One drives past the Saltwater Artists Gallery on Bristol Road in New Harbor on the way to and from the Pemaquid Point Lighthouse. Those making a beeline for the lighthouse may miss stopping at this delightful multi-room gallery, but they should make every effort to return another day to leisurely view all that the gallery has to offer.
Saltwater Artists Gallery is “a cooperative adventure in the arts,” as its website, saltwaterartists.com, describes it. Indeed, this membership-operated gallery – currently displaying the work of 23 talented artists – offers the gallery-goer much in the way of an artistic adventure. The artists’ work on display ranges from oil, acrylic, and watercolor paintings to sparkling recycled-glass art and sea-glass jewelry to sculpture, etchings, photographs, and finely crafted wooden bowls.
Brooklin artist Alison Dibble was “sitting the gallery,” as she put it, on a recent Friday morning. Dibble, a Saltwater Artists Gallery member, is also an assistant research professor at the University of Maine, specializing in pollination ecology. Her watercolor and oil paintings – painted largely of scenes in the Blue Hill area – hang on one wall near the entrance to the gallery. “Levesque Boathouse with Ice” and “Blue Hill Fire Tower, about 1986” are two of her Blue Hill-area pieces. The latter is an effective oil painting featuring an asymmetrically placed fire tower as the subject. The viewpoint is from below – not looking straight on at the tower, as might be more usual – giving one the sense of looking up toward the top of the tower and the sky. “I tried to achieve a feeling of vertigo,” Dibble said.
On the wall facing Dibble’s artwork hangs the watercolor paintings of 92-year-old South Bristol resident Maude Olsen, a charter member of the 48-year-old art cooperative. Olsen’s “Council of Herons,” “A Little Hill Music,” and “Old Boats Never Die” give one a sense of the range of subjects and styles Olsen is drawn to, ranging from delicate washed colors (“A Little Hill Music”) to the commanding dark-brown strokes of “Old Boats Never Die.”
The lovely sea-glass jewelry made by Olsen’s daughter, Lynne Thompson, aka “The Seaglass Lass,” is located in a glass-topped case in an adjacent room. Near her work are the striking wildlife photographs of Pemaquid and Texas resident Sandy Flint. His photo of a puffin standing atop a rock on Maine’s Easter Egg Rock Island, wings outstretched seemingly triumphantly, is fittingly titled “ … and Tomorrow the World.” “Catch of the Day” is a large photograph of a “spirit bear,” a rare, cream-colored American black bear also known by the names “ghost bear” and “Kermode bear.” “Big Foot!” is a playful look at a young grizzly bear in British Columbia, holding his right foot up in the air like a toddler might do.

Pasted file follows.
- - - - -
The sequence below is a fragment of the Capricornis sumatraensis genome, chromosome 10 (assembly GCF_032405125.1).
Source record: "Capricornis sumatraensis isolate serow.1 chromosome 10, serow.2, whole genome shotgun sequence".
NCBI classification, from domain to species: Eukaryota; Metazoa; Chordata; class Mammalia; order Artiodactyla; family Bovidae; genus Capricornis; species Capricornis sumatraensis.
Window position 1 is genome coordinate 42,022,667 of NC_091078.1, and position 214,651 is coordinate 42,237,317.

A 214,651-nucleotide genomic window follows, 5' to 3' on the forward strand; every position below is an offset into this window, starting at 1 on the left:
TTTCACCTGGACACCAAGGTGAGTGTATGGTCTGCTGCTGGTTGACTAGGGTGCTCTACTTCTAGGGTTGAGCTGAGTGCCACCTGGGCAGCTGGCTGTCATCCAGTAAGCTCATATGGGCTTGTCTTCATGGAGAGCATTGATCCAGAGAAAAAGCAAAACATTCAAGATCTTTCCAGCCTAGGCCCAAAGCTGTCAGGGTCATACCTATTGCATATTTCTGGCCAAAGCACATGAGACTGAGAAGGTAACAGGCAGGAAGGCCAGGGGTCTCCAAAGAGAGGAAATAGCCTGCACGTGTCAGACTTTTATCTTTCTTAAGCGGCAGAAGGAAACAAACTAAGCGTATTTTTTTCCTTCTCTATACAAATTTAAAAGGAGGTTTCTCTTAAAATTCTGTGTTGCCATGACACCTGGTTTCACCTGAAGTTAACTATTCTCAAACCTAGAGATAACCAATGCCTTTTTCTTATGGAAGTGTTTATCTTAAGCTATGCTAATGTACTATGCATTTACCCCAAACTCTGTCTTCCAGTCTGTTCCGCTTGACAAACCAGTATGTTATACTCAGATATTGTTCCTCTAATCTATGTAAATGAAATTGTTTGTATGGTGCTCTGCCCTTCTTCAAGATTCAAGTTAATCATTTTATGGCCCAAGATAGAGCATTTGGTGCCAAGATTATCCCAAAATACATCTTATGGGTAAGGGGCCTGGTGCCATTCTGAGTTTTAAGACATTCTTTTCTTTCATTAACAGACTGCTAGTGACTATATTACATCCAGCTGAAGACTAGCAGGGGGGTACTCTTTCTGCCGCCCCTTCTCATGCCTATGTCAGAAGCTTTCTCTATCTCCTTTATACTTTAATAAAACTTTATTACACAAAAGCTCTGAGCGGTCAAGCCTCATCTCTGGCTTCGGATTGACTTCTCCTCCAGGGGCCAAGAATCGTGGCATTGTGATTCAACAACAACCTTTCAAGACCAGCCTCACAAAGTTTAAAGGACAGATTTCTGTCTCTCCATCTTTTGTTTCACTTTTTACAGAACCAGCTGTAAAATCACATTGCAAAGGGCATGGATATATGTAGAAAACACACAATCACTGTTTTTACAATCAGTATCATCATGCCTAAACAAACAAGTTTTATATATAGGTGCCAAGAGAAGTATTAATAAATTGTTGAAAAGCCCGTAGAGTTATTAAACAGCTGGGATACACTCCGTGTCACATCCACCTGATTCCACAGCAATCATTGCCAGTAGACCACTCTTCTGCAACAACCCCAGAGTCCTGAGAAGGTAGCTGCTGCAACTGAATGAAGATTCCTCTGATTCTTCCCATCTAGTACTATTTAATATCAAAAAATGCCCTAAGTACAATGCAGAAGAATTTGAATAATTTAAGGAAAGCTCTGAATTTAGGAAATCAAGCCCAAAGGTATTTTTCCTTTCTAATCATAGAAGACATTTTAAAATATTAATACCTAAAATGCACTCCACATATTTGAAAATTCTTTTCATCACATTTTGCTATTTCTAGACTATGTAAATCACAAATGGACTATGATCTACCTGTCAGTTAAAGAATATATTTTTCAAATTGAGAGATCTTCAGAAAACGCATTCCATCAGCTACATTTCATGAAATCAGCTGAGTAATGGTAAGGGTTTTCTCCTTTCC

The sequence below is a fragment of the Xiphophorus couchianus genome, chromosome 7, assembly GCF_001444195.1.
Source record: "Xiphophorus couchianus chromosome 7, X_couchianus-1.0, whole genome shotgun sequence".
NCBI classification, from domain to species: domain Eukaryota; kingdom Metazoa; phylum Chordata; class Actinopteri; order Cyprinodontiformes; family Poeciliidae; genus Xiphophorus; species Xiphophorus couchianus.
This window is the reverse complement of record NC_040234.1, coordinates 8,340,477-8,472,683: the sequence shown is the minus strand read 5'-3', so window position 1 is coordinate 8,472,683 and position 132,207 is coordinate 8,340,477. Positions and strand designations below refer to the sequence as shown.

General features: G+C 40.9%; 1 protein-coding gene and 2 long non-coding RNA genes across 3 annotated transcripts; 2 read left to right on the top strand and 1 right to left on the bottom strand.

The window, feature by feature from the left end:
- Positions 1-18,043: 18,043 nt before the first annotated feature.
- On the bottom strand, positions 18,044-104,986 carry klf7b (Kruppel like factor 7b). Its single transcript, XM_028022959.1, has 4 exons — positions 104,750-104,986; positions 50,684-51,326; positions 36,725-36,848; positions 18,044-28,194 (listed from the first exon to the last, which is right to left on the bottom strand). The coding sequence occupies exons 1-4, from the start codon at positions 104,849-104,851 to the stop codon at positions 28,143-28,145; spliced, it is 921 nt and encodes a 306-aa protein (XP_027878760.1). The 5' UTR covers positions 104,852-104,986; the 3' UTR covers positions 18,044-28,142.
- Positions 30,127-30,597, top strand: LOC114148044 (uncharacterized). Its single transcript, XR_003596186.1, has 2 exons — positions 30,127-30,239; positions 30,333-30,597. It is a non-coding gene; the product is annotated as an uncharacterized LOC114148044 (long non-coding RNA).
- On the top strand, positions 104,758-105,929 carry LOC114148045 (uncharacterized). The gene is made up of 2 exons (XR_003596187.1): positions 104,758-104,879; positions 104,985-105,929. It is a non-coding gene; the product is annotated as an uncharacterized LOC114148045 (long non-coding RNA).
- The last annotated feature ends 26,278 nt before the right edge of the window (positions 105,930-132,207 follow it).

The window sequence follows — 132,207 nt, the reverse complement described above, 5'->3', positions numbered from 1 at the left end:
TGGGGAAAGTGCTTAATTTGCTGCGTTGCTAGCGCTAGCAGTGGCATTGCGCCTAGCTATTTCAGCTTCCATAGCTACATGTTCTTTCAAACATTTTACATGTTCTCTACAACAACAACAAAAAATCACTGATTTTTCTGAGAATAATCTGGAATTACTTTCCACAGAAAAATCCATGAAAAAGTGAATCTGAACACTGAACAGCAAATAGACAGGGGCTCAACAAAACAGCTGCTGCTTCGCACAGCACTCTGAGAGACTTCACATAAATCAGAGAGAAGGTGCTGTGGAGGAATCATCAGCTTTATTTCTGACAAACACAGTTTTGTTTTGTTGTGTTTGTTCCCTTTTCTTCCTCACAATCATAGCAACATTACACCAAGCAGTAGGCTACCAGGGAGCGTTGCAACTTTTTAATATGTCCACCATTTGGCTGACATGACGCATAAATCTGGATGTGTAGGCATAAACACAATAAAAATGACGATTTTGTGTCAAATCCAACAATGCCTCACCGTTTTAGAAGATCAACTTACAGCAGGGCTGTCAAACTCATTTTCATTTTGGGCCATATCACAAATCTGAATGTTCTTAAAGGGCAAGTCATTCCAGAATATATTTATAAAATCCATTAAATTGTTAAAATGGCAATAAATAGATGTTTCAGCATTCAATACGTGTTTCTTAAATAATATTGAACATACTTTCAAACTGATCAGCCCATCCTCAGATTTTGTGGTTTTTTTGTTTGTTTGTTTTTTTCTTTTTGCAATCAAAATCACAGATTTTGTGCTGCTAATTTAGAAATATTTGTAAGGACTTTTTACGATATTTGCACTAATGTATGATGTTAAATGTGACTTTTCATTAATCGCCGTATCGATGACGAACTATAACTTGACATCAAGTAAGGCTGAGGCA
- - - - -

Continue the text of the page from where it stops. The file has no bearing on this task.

Flint’s gorgeous extra-large framed archival print of a bison in Yellowstone National Park – titled “Our National Mammal, the American Bison” – hangs front-and-center in the gallery, greeting guests as they enter the front door.
The work of Midcoast-based oil painter Carolyn Gabbe hangs on a front-room wall near the bulk of Flint’s photographs. Her work is notable for its bold, deep colors, conjuring up a Southwest feel. This should not be surprising, as Gabbe’s biographical information at the gallery says that she was “born in the West.” Her “Meghan” is a portrait of a young woman, the strength in her face conveyed with the help of the boldness of the bright red and green Gabbe employs in painting the ribbon around the subject’s neck and the background, respectively. Gabbe makes a pair of old turquoise-and-black cowboy boots the subject of a fine portrait called “Little Old Boots.” Similarly, she esteems a beautiful white, red, and green kimono hanging on a limbless mannequin in “Kimono” and honors a stack of four iced donuts in “Four Village Store Donuts.”
Saltwater Artists Gallery’s rooms full of art invite one to wander and linger, taking in the abundance of art and craft created by the talent represented. Kay Miller’s monotypes and etchings are wonderfully detailed, including her sweet set of three sea-centered pieces, “Sea Net I,” “Sea Net II,” and “Sea Net III,” and her tiny green-tone etching of a lobster called “Lobstah Anyone?” Woodturner Tom Raymond, a former Merchant Marine who teaches at the Woodturning School in Damariscotta, offers his beautiful wooden bowls. Carol Wiley weighs in with her multi-media abstracts, still lifes, and landscape paintings; her watercolor-collage pieces, “Kimono 9” and “Kimono 10” are eye-catching. Waldoboro photographer Ardy Greatorex’s photo prints nicely focus on such local attractions as the village of Round Pond and the Pemaquid Point Lighthouse. Her “Pemaquid Lens,” of the lighthouse’s huge Fresnel lens, taken from inside the lighthouse with a view of the Atlantic Ocean out the lighthouse window, is particularly striking, in large part because it is so unlike the usual depictions of the lighthouse seen from the outside.
Teddi-Jann Covell’s numerous Maine-centric oils make for excellent viewing. Covell also offers a coloring book, “Color ME: Maine Coloring Book for Artists of All Ages” for sale at the gallery.
Not to be missed are Pam Wilcox’s recycled tempered-glass pieces, made from discarded windows from a paper mill in Madison, and Cynthia Smith’s sculptures. Smith’s maplewood piece featuring a small rowboat titled “Memories of the Lost” and her large sculpture of a frog on stilts-of-sorts – “After Dark” – are particularly nice. Dave Higgins’ “enhanced digital images,” such as “Straight A’s Beal Island” and “Ram Island Light, Boothbay,” are must-sees as well.
Saltwater Artists Gallery is located at 3056 Bristol Road, New Harbor. For more information, go to saltwaterartists.com or call 677-2490. The gallery will be open daily from 10 a.m. to 5 p.m. through Columbus Day, Monday, Oct. 10.